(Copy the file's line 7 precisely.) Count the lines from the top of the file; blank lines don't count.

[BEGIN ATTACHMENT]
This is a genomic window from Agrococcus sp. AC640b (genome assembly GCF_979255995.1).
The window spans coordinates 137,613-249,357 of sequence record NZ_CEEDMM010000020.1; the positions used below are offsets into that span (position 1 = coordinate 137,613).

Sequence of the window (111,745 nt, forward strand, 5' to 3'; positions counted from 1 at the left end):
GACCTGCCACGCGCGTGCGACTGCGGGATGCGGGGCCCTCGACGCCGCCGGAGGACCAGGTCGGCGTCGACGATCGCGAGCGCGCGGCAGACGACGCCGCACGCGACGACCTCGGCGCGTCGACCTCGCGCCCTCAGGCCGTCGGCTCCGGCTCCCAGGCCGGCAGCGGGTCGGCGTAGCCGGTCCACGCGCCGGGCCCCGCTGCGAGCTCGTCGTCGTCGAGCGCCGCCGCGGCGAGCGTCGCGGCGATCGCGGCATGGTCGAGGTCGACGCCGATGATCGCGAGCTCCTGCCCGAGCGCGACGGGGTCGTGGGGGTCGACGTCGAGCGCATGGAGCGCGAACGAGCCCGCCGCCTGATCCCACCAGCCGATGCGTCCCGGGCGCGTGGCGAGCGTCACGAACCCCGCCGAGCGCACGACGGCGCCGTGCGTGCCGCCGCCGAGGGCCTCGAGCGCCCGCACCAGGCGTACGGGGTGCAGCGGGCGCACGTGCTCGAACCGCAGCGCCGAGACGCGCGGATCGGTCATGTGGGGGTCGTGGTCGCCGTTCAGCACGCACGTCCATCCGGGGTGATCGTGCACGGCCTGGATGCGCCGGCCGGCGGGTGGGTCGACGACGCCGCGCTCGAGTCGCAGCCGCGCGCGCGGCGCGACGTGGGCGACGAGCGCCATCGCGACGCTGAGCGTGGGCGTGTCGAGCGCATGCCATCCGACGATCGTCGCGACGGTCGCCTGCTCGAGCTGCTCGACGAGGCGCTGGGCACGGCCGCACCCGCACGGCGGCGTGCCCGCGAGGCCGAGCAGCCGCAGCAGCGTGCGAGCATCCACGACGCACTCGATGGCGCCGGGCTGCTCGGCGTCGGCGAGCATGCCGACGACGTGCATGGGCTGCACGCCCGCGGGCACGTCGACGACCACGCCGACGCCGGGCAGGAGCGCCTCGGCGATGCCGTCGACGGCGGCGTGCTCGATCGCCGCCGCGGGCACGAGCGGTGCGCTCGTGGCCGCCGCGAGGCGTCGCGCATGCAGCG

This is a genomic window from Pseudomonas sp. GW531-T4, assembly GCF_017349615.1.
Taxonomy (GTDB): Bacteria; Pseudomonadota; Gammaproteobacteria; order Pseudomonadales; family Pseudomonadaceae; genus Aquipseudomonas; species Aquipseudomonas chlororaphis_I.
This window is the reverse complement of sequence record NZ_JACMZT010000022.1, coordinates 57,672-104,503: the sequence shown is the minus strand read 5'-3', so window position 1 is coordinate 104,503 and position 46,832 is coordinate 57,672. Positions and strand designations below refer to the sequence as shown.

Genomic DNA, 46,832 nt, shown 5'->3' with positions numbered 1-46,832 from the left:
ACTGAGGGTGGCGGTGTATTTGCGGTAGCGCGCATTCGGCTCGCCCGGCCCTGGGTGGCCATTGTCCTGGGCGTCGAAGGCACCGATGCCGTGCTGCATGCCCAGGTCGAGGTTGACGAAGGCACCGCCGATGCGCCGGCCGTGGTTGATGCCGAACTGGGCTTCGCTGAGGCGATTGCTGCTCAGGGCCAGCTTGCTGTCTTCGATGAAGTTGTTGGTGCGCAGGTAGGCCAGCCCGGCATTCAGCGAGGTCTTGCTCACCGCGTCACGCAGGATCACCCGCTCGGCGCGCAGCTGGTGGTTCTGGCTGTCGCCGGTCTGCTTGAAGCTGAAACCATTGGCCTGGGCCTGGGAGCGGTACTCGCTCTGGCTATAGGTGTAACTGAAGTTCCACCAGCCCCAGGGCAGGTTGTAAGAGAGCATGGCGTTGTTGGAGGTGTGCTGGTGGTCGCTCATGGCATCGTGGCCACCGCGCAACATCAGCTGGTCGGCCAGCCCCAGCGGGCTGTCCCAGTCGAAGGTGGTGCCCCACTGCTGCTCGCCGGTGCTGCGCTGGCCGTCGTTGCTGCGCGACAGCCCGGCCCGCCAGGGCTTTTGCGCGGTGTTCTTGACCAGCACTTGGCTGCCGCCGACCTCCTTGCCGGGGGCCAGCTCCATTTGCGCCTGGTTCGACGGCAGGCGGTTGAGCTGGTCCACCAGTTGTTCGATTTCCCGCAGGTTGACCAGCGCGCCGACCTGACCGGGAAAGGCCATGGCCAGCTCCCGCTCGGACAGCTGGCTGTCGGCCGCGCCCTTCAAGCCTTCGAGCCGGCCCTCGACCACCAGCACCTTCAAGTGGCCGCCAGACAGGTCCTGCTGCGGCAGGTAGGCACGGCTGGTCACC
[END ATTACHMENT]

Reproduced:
This window is the reverse complement of sequence record NZ_JACMZT010000022.1, coordinates 57,672-104,503: the sequence shown is the minus strand read 5'-3', so window position 1 is coordinate 104,503 and position 46,832 is coordinate 57,672. Positions and strand designations below refer to the sequence as shown.